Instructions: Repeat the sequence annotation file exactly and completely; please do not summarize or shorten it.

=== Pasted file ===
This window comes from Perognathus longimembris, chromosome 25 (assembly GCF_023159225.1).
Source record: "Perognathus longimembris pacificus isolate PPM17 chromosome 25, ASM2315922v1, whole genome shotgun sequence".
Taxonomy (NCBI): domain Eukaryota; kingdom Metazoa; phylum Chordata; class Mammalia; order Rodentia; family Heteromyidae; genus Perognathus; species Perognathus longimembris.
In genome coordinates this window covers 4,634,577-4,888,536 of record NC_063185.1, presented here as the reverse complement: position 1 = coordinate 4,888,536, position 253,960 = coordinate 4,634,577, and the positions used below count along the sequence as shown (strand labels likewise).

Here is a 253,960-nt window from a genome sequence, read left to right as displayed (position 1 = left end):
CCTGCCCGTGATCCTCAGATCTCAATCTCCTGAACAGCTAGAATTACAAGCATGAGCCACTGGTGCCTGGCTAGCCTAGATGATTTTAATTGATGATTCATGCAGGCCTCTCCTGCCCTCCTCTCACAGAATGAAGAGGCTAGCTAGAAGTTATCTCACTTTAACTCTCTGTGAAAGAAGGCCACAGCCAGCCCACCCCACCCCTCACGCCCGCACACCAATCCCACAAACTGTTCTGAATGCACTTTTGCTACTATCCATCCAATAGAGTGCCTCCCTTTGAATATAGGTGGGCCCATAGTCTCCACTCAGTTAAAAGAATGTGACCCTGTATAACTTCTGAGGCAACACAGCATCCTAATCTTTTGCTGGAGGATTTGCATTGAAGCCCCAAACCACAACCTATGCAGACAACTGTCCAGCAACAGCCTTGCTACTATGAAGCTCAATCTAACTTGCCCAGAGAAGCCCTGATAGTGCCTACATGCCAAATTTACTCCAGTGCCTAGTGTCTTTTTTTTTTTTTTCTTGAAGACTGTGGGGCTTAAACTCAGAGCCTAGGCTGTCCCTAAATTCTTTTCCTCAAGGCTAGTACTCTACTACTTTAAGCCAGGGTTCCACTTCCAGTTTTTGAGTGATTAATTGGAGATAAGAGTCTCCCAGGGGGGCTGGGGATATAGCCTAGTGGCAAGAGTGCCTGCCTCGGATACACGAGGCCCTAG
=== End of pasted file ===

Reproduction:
This window comes from Perognathus longimembris, chromosome 25 (assembly GCF_023159225.1).
Source record: "Perognathus longimembris pacificus isolate PPM17 chromosome 25, ASM2315922v1, whole genome shotgun sequence".
Taxonomy (NCBI): domain Eukaryota; kingdom Metazoa; phylum Chordata; class Mammalia; order Rodentia; family Heteromyidae; genus Perognathus; species Perognathus longimembris.
In genome coordinates this window covers 4,634,577-4,888,536 of record NC_063185.1, presented here as the reverse complement: position 1 = coordinate 4,888,536, position 253,960 = coordinate 4,634,577, and the positions used below count along the sequence as shown (strand labels likewise).

Here is a 253,960-nt window from a genome sequence, read left to right as displayed (position 1 = left end):
CCTGCCCGTGATCCTCAGATCTCAATCTCCTGAACAGCTAGAATTACAAGCATGAGCCACTGGTGCCTGGCTAGCCTAGATGATTTTAATTGATGATTCATGCAGGCCTCTCCTGCCCTCCTCTCACAGAATGAAGAGGCTAGCTAGAAGTTATCTCACTTTAACTCTCTGTGAAAGAAGGCCACAGCCAGCCCACCCCACCCCTCACGCCCGCACACCAATCCCACAAACTGTTCTGAATGCACTTTTGCTACTATCCATCCAATAGAGTGCCTCCCTTTGAATATAGGTGGGCCCATAGTCTCCACTCAGTTAAAAGAATGTGACCCTGTATAACTTCTGAGGCAACACAGCATCCTAATCTTTTGCTGGAGGATTTGCATTGAAGCCCCAAACCACAACCTATGCAGACAACTGTCCAGCAACAGCCTTGCTACTATGAAGCTCAATCTAACTTGCCCAGAGAAGCCCTGATAGTGCCTACATGCCAAATTTACTCCAGTGCCTAGTGTCTTTTTTTTTTTTTTCTTGAAGACTGTGGGGCTTAAACTCAGAGCCTAGGCTGTCCCTAAATTCTTTTCCTCAAGGCTAGTACTCTACTACTTTAAGCCAGGGTTCCACTTCCAGTTTTTGAGTGATTAATTGGAGATAAGAGTCTCCCAGGGGGGCTGGGGATATAGCCTAGTGGCAAGAGTGCCTGCCTCGGATACACGAGGCCCTAG